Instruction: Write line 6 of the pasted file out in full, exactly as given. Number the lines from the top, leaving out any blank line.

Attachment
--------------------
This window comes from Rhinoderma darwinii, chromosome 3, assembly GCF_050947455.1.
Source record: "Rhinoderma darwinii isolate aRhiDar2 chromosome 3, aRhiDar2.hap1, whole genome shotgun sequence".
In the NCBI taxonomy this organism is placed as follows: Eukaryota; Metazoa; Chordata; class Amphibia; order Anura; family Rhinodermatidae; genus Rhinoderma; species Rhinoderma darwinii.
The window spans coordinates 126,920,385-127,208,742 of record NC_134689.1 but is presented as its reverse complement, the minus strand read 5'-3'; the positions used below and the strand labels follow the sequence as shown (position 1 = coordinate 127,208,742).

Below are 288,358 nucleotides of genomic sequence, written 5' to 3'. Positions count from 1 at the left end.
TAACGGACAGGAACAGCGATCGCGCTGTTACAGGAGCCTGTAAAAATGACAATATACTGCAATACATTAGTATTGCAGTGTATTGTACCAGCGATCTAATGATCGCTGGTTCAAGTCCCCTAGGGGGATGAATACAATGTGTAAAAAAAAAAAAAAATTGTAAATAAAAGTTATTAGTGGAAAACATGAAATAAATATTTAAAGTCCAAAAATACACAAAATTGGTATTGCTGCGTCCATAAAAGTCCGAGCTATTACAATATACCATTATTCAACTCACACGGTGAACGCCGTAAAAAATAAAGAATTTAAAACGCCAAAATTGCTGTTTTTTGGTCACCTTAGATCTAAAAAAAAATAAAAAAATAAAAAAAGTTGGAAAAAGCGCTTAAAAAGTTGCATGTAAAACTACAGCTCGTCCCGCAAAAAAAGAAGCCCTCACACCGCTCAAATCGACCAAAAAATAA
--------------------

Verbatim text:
TAACGGACAGGAACAGCGATCGCGCTGTTACAGGAGCCTGTAAAAATGACAATATACTGCAATACATTAGTATTGCAGTGTATTGTACCAGCGATCTAATGATCGCTGGTTCAAGTCCCCTAGGGGGATGAATACAATGTGTAAAAAAAAAAAAAAATTGTAAATAAAAGTTATTAGTGGAAAACATGAAATAAATATTTAAAGTCCAAAAATACACAAAATTGGTATTGCTGCGTCCATAAAAGTCCGAGCTATTACAATATACCATTATTCAACTCACACGGTGAACGCCGTAAAAAATAAAGAATTTAAAACGCCAAAATTGCTGTTTTTTGGTCACCTTAGATCTAAAAAAAAATAAAAAAATAAAAAAAGTTGGAAAAAGCGCTTAAAAAGTTGCATGTAAAACTACAGCTCGTCCCGCAAAAAAAGAAGCCCTCACACCGCTCAAATCGACCAAAAAATAA